The ultimate goal of all media campaigns is to grow the sales of the products advertised and yet, over one hundred years since John Wanamaker reportedly said “half the money I spend on advertising is wasted; the trouble is I don’t know which half”, brands are still taking a lot of educated guesses when it comes to allocating spend on shopper media formats. Given their proximity to the point of purchase and, by extension, their primary objective of driving sales in an identified store, shopper media formats should arguably be among the most measurable of media formats. As things currently stand, however, the ability to compare the effectiveness of the range of different options across different retail outlets is practically non-existent.
Of course, there are some measures in place which tell us different things and can guide investment in shopper media. Some proximity retail media formats used to target shoppers are covered by the Outdoor Media Association’s JNOR research, which provides metrics such as audience reach, frequency and visibility adjusted contact, and enables advertisers to evaluate formats on a cost per thousand basis. While this information is certainly valuable and, in the absence of other data, seems a sensible way to allocate budget there are issues with relying solely on it. JNOR has been developed for the entire Out of Home advertising sector and provides a robust basis for allocating wider OOH spend. However, only certain proximity retail media formats such as retail 6-sheets are covered by JNOR, meaning many of the new and innovative shopper media formats launched by media owners in recent years, and those formats operated by retailers themselves, cannot be compared against these traditional formats on these metrics.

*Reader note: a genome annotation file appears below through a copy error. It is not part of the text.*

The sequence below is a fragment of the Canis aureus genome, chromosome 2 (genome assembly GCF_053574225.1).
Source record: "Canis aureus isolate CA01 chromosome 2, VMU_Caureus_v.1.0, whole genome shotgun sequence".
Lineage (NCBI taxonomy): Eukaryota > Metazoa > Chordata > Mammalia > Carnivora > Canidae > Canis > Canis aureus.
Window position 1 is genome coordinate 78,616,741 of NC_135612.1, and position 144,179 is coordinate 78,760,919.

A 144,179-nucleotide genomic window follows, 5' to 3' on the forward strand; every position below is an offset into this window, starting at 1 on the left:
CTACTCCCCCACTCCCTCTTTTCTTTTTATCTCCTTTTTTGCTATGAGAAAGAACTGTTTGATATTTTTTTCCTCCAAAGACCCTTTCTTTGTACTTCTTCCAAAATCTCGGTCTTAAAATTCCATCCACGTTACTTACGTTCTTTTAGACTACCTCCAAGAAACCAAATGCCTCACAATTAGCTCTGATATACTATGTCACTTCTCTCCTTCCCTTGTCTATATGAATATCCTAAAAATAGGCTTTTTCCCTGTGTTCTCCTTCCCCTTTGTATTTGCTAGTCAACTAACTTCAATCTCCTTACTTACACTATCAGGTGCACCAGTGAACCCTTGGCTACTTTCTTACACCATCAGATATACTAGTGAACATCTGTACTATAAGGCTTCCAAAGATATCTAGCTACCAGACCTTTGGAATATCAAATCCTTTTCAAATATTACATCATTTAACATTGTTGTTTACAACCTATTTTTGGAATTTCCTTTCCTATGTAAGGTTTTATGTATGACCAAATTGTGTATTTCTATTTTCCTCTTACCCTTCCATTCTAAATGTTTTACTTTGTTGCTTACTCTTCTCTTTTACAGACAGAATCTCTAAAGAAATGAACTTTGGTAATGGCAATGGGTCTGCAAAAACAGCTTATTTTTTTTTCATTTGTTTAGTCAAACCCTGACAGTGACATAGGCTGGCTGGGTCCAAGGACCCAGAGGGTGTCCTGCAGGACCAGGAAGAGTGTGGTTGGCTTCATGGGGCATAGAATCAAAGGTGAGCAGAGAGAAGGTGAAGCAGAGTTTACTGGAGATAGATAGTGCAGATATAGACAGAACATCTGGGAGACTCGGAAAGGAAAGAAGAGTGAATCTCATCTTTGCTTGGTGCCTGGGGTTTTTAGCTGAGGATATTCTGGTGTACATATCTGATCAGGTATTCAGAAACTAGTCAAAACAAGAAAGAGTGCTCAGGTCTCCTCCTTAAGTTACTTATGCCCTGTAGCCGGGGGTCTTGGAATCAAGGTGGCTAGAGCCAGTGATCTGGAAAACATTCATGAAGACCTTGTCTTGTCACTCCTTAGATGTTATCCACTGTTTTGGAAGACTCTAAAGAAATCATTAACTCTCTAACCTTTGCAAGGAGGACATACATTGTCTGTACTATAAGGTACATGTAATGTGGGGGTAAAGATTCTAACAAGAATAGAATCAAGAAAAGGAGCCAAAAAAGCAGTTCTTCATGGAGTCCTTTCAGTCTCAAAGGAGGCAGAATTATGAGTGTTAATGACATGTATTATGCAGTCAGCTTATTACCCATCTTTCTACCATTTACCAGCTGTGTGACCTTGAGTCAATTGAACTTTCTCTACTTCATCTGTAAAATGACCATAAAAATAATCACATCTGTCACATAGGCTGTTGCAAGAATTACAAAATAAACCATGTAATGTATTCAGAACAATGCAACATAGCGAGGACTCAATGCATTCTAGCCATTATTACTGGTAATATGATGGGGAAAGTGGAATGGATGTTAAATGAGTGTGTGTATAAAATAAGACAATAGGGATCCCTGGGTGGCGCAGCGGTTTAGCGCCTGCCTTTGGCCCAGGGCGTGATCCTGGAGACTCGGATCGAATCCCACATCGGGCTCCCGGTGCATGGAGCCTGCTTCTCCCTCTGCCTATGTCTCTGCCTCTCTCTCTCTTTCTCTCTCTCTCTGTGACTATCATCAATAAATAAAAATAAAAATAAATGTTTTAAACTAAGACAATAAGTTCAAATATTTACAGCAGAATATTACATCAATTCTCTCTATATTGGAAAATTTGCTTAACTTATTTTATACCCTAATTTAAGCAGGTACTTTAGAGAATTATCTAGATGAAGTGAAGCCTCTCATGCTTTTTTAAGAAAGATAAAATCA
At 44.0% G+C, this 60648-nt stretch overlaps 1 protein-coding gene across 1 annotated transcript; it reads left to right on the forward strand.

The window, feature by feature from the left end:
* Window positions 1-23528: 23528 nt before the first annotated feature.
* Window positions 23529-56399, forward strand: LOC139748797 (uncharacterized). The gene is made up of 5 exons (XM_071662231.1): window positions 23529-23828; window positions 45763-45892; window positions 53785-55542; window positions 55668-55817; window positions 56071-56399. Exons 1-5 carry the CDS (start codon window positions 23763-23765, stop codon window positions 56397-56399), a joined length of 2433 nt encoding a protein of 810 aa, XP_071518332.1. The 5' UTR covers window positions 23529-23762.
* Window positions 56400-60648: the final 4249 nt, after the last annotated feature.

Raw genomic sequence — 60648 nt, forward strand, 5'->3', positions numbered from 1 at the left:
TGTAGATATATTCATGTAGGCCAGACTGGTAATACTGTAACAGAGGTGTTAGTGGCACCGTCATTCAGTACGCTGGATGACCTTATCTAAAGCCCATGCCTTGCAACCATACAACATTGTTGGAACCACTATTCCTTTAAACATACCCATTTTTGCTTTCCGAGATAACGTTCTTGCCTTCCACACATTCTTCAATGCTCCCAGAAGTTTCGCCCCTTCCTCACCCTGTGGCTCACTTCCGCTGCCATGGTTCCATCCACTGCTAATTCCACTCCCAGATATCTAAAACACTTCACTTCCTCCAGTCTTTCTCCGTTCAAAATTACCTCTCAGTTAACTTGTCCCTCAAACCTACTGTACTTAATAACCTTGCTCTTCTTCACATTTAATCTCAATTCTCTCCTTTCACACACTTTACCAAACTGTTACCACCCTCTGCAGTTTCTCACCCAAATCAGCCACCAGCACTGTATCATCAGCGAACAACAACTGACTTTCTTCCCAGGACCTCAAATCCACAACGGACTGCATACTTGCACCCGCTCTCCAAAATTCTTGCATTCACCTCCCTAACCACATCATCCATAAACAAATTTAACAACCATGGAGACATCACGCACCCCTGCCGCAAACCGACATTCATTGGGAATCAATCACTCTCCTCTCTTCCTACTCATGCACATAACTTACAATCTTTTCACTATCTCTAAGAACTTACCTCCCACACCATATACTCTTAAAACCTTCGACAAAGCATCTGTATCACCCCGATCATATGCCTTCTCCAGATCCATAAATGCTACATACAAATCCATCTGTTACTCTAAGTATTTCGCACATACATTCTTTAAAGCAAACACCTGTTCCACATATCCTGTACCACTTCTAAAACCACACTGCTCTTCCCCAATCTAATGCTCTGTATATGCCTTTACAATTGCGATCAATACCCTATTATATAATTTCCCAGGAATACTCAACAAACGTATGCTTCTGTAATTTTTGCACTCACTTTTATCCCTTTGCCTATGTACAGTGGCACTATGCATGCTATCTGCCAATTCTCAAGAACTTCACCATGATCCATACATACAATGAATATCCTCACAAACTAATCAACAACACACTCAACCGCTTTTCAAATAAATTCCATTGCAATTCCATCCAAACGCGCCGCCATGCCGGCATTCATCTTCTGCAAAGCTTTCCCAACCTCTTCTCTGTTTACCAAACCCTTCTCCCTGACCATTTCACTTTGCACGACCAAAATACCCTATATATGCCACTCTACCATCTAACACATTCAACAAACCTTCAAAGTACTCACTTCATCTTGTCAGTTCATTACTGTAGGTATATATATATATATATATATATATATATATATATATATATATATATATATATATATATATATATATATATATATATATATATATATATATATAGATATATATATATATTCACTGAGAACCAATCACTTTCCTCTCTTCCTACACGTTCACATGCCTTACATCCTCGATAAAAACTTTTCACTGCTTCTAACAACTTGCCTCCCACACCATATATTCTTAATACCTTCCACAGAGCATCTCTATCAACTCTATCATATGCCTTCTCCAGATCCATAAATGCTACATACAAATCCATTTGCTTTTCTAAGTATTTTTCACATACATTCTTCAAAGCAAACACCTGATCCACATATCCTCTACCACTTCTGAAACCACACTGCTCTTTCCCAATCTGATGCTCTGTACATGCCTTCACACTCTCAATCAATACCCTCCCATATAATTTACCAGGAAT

Secondly, while metrics such as reach and CPM are certainly important, they are not an indicator of sales effectiveness, and the closer you get to the point of purchase, the more weighting needs to be given to this. Relying on metrics such as reach and CPM may not lead to the most effective formats, in terms of sales increase or ROI, being chosen. Using a crude example to illustrate the point, is it wiser to spend a €20K budget on a format that covers 100 stores reaching 1 million shoppers per cycle and increases sales by €20K or to spend it on a format that only covers 75 stores, reaching 750,000 shoppers but increases sales by €40K? The increased influence of media audits in recent years has also intensified the need to justify spend based on cost discounts but these audits are built on a fundamentally flawed rationale that lower cost = better value, with discounts achieved mattering most, and scant regard for how a format actually performs.